The Pacific plate is moving northwestward relative to the North American plate, and is being subducted that plate at an average rate of five to seven centimeters per year. Subduction is defined as the sideways and downward movement of the edge of a plate of the earth's crust into the mantle beneath another plate. Notable earthquakes along the Queen Charlotte-Fairweather Fault include: 1927-magnitude 7.1, 1949-M8.1, 1958-M7.7, 1972-M7.6, 2004-M6.8, 2012-M7.7 and 2013-M7.5.
Using maps, charts and diagrams, Ruppert displayed information showing earthquake and fault positions along the Queen Charlotte-Fairweather Fault along with explanations of the different types of faults and their effects with regard to the potential for a tsunami type wave development.
Aftershocks, occurring along the fault are strongest in the first 10 days after an earthquake. For the recent M7.5 earthquake near Craig the strongest aftershocks were 3 ½ hours (M5.4) and nine days (M5.5) after the earthquake. Within two weeks there were 19 aftershocks with a magnitude of 4 or greater.
Ruppert described how she uses an aftershock decay rate formula to project how long the aftershocks will continue and, with 240 aftershocks already noted, she predicts they will continue for three years from the M7.5 event.
The large group addressed Ruppert enthusiastically with a shower of questions ranging from whether the moon or outside temperatures contribute to earthquake potential to how high one needs to climb to be safe. "The higher the better" Ruppert said finally, bringing a general chuckle through the audience, after explaining there can be no one simple answer for all occasions.
When asked about the 1958 earthquake (M7.7) along the Fairweather Fault that resulted in the Lituya Bay tsunami, Ruppert and Baichtal said in that case the earthquake didn't cause the tsunami but did cause a massive landslide that resulted in a gigantic wave. This led to questions regarding the terrestrial stability of P.O.W. Island and whether there are faults under the island. Baichtal said that there is evidence of old fault lines through P.O.W. Island but nothing is active.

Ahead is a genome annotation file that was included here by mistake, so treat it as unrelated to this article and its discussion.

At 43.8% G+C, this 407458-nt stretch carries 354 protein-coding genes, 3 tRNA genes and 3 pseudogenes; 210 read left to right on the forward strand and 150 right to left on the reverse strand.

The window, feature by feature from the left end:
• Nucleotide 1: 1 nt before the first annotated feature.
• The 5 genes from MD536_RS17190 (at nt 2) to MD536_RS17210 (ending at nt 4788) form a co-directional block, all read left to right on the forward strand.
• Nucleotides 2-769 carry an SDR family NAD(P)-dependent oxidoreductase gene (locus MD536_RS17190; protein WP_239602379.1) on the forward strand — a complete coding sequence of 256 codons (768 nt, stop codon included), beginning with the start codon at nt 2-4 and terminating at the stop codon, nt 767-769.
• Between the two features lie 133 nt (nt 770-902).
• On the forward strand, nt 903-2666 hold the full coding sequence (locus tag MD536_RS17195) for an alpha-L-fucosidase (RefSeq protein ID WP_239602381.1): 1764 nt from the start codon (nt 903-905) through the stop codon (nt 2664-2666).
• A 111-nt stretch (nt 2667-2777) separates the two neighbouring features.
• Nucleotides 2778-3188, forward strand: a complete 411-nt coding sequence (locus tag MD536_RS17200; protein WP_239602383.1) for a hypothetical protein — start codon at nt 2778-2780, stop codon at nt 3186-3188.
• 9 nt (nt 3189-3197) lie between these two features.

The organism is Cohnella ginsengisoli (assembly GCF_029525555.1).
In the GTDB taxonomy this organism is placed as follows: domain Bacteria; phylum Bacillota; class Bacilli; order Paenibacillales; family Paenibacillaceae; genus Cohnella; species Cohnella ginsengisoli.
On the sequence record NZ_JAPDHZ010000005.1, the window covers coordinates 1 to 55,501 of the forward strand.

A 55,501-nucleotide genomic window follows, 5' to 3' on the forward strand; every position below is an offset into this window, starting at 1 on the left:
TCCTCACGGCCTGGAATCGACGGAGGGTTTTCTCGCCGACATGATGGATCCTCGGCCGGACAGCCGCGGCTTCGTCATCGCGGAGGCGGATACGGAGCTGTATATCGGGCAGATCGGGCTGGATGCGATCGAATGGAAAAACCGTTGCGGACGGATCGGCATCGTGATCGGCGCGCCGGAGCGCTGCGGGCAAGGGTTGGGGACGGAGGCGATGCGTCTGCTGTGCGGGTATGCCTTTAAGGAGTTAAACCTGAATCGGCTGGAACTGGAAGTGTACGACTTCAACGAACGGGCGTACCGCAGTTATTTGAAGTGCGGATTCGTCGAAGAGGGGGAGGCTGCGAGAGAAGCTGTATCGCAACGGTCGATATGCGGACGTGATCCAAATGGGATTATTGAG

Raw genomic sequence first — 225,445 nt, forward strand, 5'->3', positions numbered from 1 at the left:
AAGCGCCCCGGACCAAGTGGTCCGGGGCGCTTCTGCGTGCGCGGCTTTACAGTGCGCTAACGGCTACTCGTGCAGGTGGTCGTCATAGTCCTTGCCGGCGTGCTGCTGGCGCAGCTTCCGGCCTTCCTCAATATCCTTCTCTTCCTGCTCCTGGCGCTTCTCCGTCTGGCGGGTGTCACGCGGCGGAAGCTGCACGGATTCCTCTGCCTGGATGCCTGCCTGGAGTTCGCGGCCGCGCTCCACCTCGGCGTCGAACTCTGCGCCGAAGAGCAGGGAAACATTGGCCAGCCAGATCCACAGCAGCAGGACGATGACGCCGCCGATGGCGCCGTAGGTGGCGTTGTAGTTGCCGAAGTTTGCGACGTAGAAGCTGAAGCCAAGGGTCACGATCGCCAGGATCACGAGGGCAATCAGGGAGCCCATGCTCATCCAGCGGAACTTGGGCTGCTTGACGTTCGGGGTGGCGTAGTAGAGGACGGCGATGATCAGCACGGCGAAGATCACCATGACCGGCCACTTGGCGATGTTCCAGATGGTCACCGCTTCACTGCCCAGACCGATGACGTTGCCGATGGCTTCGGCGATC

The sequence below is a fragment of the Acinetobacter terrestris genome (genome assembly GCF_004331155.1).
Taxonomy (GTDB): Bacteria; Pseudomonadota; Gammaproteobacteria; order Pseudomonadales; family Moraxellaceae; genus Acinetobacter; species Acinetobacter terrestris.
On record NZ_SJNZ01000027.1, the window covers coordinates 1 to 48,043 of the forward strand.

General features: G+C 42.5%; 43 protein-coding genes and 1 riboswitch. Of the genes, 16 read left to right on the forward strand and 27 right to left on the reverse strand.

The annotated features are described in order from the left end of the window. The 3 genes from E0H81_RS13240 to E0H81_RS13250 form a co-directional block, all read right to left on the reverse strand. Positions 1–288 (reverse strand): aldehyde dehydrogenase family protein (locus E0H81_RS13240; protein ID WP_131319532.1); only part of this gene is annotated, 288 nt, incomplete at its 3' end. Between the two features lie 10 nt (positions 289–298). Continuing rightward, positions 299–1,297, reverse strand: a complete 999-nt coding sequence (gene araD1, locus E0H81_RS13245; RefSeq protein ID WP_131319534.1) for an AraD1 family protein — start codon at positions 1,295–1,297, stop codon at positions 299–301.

Someone inquired about a rumor that there is a volcano offshore of Craig. Baichtal responded that, yes, indeed there are at least five volcanic vents about 300 feet below the surface and about 20 miles east of the epicenter and fault rupture on the inland side. These inactive volcanoes are believed to have erupted around 14,000 years ago, Baichtal said.
When asked when the next earthquake would happen, Ruppert could only predict probable events based on previous statistics showing the potential for different sized earthquakes over the years, explaining that there is just no way to know exactly when an earthquake will happen and modern type studies have collected data for only about 100 years.
"Be aware, there is a pretty big fault in your backyard," she said.
Alaskan movers and shakers who experience an earthquake are encouraged to report it on the U.S. Geological Survey website at Did You Feel It?